Explorations in Nonprofits

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					                             Explorations in Nonprofits
                                        Part I: Trends and Disparities
                                 by Robert Lerner, Ph.D. and Althea K. Nagai, Ph.D.
Summary: The following is the first of two
articles summarizing a major new Capi-
tal Research Center report examining
America’s charitable institutions. A ma-
jor portion of the 250 page study Explora-
tions in Nonprofits: Preliminary Findings
looks at the relationship of nonprofit or-
ganizations to government, particularly
at how nonprofits benefit from increased
government activity. The study also looks
at how a very small number of wealthy
nonprofits benefit disproportionately from
public contributions. The full study, con-
taining comprehensive statistical charts,
documentation and analysis as well as
appendices for eleven nonprofit
subsectors, is available on the CRC
website www.capitalresearch.org and is
available for purchase in two volumes for
$30.
                                           The American Red Cross ranked sixth ($545.5 million) on the list of

A                                          nonprofits receiving contributions. The nation’s top 100 nonprofits col-
        merica has always relied on chari- lected nearly 20 percent of all nonprofit contributions in 1998.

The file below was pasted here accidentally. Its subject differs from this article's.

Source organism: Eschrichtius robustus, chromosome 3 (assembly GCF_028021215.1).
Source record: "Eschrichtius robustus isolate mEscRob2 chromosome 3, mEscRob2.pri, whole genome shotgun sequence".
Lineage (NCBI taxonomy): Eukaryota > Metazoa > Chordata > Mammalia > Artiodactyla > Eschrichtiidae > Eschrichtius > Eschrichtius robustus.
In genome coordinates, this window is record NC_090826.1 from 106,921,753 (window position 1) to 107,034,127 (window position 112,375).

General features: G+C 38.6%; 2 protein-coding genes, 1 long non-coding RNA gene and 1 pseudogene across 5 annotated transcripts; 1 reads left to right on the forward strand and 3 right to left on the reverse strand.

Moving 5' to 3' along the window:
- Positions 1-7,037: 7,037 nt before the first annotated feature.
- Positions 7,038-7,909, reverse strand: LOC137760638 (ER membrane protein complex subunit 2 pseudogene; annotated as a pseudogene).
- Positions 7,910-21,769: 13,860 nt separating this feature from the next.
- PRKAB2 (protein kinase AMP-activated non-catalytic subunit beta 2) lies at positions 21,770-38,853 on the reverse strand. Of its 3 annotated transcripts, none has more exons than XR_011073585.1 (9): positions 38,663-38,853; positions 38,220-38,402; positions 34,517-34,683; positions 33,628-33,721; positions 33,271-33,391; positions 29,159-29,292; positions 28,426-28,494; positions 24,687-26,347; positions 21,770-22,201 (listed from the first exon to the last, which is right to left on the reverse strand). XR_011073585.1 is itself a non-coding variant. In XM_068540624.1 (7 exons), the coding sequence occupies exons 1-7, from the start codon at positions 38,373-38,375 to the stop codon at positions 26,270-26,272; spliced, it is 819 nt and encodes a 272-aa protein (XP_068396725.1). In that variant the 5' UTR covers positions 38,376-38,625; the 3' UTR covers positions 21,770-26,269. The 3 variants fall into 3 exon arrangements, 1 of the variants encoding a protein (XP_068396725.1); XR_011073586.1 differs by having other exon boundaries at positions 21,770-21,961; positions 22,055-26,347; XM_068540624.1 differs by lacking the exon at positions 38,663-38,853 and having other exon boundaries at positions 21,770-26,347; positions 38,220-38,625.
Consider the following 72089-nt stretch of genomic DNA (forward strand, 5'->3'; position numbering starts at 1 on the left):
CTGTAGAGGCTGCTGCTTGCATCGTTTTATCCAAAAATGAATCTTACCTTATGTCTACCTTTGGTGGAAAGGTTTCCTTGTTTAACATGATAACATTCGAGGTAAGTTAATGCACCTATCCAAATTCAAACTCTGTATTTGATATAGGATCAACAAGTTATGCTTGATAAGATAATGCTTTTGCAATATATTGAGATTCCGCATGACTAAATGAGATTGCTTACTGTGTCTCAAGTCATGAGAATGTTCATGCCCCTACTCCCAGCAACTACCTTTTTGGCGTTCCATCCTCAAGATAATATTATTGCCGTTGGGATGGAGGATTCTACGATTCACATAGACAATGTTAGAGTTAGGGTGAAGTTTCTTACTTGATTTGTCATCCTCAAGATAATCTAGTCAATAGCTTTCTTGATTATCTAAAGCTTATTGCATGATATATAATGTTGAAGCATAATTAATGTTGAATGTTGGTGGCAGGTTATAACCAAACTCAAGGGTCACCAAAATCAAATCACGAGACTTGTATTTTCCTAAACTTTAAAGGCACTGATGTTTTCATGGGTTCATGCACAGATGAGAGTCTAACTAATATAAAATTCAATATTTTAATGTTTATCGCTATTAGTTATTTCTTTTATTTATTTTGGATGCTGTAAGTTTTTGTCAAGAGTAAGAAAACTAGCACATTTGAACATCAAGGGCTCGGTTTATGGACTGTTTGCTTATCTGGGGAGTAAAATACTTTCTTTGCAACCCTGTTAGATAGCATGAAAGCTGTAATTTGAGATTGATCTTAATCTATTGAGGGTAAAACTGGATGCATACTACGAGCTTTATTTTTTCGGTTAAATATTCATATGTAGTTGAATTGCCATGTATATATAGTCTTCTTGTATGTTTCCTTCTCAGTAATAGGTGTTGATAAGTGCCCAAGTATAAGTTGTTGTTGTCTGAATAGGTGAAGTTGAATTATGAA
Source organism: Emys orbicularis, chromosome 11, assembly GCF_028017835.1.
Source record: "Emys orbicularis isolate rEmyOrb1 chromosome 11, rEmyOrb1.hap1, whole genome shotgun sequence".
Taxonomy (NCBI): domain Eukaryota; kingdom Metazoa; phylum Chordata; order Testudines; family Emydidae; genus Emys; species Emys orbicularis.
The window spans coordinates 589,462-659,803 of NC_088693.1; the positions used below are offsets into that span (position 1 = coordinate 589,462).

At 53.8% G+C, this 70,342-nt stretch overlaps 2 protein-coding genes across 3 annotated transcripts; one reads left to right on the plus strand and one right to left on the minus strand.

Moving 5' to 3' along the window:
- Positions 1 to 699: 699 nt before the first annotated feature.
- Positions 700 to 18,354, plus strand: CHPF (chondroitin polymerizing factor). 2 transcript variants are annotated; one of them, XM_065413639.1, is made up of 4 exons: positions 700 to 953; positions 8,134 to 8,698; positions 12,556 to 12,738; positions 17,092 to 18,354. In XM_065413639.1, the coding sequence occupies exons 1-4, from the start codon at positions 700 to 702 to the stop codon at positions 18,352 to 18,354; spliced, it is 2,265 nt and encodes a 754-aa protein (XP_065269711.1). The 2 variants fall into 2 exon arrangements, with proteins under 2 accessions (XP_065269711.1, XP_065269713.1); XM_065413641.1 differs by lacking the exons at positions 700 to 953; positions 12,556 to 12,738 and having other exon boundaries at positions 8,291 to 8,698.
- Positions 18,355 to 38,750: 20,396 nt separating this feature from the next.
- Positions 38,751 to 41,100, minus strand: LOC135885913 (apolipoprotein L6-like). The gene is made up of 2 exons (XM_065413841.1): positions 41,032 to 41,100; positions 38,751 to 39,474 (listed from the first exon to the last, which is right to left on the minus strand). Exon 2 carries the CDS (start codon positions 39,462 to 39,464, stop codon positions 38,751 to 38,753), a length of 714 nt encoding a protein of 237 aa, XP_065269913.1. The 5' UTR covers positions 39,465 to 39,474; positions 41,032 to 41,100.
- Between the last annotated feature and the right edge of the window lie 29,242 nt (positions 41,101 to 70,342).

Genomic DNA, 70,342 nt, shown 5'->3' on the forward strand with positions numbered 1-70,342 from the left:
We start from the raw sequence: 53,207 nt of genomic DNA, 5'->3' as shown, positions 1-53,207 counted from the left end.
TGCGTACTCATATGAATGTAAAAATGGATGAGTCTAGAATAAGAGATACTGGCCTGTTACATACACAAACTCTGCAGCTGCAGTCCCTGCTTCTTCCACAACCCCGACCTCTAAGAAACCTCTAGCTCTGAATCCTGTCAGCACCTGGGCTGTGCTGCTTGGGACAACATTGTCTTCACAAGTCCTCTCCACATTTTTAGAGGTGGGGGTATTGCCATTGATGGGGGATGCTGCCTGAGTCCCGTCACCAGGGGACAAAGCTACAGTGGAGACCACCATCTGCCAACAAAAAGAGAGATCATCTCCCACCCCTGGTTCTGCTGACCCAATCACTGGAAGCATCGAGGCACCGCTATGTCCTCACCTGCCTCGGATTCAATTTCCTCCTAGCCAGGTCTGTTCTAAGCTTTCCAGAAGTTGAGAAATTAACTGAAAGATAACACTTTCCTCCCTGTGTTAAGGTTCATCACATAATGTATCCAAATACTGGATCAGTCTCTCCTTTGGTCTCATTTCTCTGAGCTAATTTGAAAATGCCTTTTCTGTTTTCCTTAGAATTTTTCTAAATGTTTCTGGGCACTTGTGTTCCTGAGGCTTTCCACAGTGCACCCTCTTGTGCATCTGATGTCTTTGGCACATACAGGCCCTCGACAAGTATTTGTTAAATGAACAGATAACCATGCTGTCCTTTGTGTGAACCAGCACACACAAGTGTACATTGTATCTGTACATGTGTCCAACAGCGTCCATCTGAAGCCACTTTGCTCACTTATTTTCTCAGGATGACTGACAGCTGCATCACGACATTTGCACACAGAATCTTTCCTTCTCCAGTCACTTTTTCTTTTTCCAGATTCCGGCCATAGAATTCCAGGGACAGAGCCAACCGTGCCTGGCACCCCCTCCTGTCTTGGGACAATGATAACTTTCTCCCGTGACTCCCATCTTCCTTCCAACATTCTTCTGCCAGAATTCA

table institutions to provide for those in
need. Throughout most of the 20th cen-
                                              and local community initiatives.                     The research we compiled in our mono-
                                                                                               graph Explorations in Nonprofits: Pre-
tury, however, government at local, state          Presidents and other policymakers           liminary Findings, published in April by
and especially federal levels increasingly    recognize the importance of nonprofit in-        Capital Research Center, hopefully adds to
took on the task of trying to meet the        stitutions. But the study of nonprofit or-
social, educational, cultural, moral,         ganizations is in its infancy. There is little
healthcare, and other needs of Americans.     quantitative data collection and statisti-
                                                                                                         June 2002
Then, beginning with the Reagan adminis-      cal analysis of nonprofits, especially com-                CONTENTS
tration and thereafter, policymakers          pared to the work that has been done on
seemed to slow the pace of government         other aspects of American society, in-               Explorations in Nonprofits
activity. They began trying to reduce         cluding basic demographics, public opin-                         page 1
government’s role in helping the needy        ion, macro and microeconomics, and so